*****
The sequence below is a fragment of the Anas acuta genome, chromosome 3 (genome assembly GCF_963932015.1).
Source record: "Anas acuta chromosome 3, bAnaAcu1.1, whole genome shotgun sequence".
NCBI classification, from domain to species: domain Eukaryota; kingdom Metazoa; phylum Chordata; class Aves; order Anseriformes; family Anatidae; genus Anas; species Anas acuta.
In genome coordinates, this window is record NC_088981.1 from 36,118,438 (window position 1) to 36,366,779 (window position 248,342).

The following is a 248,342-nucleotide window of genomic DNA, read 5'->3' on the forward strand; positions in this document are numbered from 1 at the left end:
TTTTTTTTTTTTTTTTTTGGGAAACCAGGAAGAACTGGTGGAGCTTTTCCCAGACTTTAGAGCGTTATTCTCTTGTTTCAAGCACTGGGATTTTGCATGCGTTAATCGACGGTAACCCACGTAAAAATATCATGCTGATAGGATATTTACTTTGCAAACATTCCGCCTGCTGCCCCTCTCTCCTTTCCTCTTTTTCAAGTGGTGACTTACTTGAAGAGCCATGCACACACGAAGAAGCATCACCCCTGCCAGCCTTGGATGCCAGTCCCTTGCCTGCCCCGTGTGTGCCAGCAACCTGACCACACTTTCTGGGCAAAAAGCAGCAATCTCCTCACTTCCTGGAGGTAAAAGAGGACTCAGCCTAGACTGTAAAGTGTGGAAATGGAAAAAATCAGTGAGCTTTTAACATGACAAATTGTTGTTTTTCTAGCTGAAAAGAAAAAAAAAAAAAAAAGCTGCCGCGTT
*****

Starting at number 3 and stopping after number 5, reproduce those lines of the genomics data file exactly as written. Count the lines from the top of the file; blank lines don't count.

NCBI classification, from domain to species: domain Eukaryota; kingdom Metazoa; phylum Chordata; class Aves; order Anseriformes; family Anatidae; genus Anas; species Anas acuta.
In genome coordinates, this window is record NC_088981.1 from 36,118,438 (window position 1) to 36,366,779 (window position 248,342).

The following is a 248,342-nucleotide window of genomic DNA, read 5'->3' on the forward strand; positions in this document are numbered from 1 at the left end: